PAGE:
Agreed. His system sounded very promising, but Shinzen Young and Daniel Ingram deliver the goods so much more directly and concisely. [Edit: along with lots of people here on DO]
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Wet Paint, modified 12 Years ago.

RE: Richard Rose's Psychology of the Observer

Posts: 211 Join Date: 4/20/09 Recent Posts
Hi Joriki,

Yep, totally. And to be fair to Rose he was blazing his trail well before Shinzen had started teaching and probably before Daniel was even born. So, in his time and context his map was pretty fantastic, and that it used a psycho-spiritual language (one that tried to unify psychology with spiritual development) was a feat in itself, however unsuccessful it may have been. In any case, I'm glad that the maps keep getting updated. emoticon

-Vince
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Wet Paint, modified 12 Years ago.

RE: Richard Rose's Psychology of the Observer

Posts: 22924 Join Date: 8/6/09 Recent Posts
Author: aha123

"however unsuccessful it may have been."

Could you elaborate on this?

" I'm glad that the maps keep getting updated"

Sound like nobody ever gets the correct map. Why enlightened people produce different maps if all of them see the same Absolute? Any clue on this?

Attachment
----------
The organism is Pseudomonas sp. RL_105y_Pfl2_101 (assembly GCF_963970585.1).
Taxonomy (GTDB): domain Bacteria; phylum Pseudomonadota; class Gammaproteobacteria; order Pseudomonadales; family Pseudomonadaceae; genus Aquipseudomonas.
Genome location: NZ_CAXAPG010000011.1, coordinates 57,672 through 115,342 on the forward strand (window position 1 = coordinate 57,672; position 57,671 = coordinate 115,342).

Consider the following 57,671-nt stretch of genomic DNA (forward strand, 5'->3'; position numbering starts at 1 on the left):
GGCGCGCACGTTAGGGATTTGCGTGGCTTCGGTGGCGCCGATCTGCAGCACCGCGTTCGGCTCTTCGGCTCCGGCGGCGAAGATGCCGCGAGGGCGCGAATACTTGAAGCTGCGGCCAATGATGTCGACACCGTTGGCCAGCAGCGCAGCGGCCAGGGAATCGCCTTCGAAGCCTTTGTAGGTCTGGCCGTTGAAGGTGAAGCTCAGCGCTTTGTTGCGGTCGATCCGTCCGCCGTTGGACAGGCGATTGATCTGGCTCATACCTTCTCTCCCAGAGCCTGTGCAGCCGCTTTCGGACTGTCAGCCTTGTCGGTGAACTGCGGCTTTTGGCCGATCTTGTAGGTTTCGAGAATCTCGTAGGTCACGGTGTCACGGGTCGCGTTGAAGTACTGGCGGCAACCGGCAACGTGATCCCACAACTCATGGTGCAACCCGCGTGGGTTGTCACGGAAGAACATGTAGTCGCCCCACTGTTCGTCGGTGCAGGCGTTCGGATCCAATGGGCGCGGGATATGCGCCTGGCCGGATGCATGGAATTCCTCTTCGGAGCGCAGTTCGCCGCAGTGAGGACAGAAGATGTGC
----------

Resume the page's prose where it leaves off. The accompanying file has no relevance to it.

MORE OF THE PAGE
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Wet Paint, modified 12 Years ago.

RE: Richard Rose's Psychology of the Observer

Posts: 22924 Join Date: 8/6/09 Recent Posts
Author: msj123

Different things work for different people. The maps are different because people are different, starting at different places, with different needs and obstacles. There is only one Paris, but depending on where you start, how much money you have, and your language skills, you may take different routes. But this doesn't mean one way is right and another is wrong.
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Wet Paint, modified 12 Years ago.

RE: Richard Rose's Psychology of the Observer

Posts: 211 Join Date: 4/20/09 Recent Posts
Well, during the time I was studying Rose's stuff, and spending a lot of time with his community the TAT Foundation, I just got the sense that they really didn't have a great idea as to what got them where they were. Some definitely seemed enlightened, but their models for how it happened and their criticisms of other traditions just seemed awfully bad. A couple examples to illustrate my point: